The scotch pine has been standing proud on the border between Shropshire and Powys.
People living in Llanfyllin are now desperately trying to investigate whether the tree can be saved.
Llanfyllin County Councillor Peter Lewis, whose family owns the land where the Lonely Tree stood, said he would do what he could to salvage it.
He said: "The tree has come down and I have had so many calls from people asking what had happened.
"The winds were just unbelievable and unfortunately it brought the tree down.
"I am going to have a look at it and see what can be done but I am not sure if we can save it.
"Everyone from this area knows about the Lonely Tree and we get lots of requests every year from people around the world asking to come here and spread their loved ones' ashes around it.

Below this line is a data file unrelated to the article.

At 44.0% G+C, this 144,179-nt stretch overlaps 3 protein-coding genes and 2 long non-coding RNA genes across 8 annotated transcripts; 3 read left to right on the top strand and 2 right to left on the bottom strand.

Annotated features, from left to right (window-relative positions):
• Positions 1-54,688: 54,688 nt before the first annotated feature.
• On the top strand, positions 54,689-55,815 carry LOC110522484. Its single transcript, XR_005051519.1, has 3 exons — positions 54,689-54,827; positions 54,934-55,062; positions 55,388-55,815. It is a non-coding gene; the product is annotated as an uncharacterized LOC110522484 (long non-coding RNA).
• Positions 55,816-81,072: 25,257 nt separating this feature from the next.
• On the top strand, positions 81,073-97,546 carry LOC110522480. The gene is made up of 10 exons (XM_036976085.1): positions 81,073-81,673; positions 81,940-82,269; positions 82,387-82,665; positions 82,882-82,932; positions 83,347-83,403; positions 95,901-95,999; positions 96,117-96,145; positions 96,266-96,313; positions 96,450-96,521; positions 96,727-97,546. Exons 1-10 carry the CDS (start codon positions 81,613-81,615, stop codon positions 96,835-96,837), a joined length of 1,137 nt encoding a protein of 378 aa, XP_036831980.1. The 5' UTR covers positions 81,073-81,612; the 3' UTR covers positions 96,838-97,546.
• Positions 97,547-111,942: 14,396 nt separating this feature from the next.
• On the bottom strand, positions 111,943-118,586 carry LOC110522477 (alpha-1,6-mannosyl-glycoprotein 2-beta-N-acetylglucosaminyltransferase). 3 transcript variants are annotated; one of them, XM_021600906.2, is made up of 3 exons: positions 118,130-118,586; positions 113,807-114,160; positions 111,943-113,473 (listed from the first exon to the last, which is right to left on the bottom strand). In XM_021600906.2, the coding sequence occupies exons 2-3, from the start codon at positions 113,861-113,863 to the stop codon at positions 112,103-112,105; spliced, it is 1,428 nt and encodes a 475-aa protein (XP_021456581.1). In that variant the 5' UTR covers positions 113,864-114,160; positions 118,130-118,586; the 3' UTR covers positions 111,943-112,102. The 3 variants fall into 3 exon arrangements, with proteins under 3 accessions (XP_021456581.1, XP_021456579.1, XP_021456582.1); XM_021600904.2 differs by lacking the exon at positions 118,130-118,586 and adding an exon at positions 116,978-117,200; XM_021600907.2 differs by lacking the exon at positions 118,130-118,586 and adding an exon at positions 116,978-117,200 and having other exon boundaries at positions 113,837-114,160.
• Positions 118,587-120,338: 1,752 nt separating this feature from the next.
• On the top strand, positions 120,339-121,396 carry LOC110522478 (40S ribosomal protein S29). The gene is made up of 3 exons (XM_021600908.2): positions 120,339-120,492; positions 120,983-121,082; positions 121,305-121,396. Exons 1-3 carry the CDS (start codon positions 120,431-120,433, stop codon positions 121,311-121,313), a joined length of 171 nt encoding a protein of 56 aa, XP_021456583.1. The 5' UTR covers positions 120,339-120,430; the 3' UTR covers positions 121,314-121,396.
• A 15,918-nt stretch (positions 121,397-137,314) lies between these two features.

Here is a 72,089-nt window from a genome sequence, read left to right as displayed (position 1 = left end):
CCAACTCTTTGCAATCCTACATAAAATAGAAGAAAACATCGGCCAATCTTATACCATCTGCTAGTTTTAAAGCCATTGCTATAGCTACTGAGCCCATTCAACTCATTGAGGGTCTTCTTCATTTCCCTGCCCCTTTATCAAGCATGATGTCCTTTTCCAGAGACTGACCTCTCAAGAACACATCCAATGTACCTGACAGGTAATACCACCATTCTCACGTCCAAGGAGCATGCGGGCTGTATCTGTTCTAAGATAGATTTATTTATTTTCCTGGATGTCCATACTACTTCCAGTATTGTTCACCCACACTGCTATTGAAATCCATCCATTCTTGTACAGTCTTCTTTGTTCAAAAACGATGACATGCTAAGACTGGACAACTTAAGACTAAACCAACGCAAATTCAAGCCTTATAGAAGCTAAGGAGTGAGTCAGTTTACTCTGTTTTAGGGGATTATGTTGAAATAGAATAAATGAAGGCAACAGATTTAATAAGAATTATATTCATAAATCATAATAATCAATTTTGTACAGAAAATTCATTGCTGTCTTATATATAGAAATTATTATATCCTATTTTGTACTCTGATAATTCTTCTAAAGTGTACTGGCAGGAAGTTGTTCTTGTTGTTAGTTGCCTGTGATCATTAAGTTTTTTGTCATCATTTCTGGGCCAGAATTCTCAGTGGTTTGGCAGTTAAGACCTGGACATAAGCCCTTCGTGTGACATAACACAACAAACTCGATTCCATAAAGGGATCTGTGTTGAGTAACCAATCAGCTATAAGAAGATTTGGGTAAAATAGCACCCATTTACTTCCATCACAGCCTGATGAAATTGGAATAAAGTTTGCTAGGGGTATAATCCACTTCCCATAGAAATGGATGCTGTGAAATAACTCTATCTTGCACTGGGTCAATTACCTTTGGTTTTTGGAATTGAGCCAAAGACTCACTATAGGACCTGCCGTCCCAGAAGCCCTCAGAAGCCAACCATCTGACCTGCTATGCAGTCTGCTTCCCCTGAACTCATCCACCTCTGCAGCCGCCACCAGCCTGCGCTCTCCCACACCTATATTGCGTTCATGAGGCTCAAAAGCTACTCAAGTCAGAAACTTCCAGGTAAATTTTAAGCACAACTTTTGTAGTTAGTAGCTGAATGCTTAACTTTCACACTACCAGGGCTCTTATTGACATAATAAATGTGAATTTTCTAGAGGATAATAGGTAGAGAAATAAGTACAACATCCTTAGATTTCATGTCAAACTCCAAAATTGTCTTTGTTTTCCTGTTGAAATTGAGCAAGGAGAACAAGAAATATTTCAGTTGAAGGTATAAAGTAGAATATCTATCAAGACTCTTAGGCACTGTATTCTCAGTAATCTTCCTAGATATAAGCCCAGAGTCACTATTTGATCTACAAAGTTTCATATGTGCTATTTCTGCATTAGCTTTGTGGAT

"It was a really important landmark and a lot of people are upset it has gone.
"The soil around it is sodden and with the strong winds as well, the tree came down.
"It is a historical part of Llanfyllin and so important to many people.
"Llanfyllin has been hit hard and power has been off for a while. I have seen Scottish Power on the other side of the valley working to restore the power."
One resident June Williams said: "That tree has been there for about 200 years and it so sad to have lost it because it has part of the landscape and legend of Llanfyllin.
"The tree is a big landmark and it is so sad to see it gone. The storm has been terrible in Llanfyllin and the power went out on Wednesday.
"Traffic on the High Street came to a standstill because the slates were coming off the buildings."
Meifod farmer John Hughes said the recovery was today starting in his area – and there were preparations for more storms today.
He said: "I have never seen anything like it and I am 55. My neighbour has said the same thing and he is 82. We have had a roof barn blown off and another barn is so badly damaged it looks like a tank has gone through it. We have a generator going."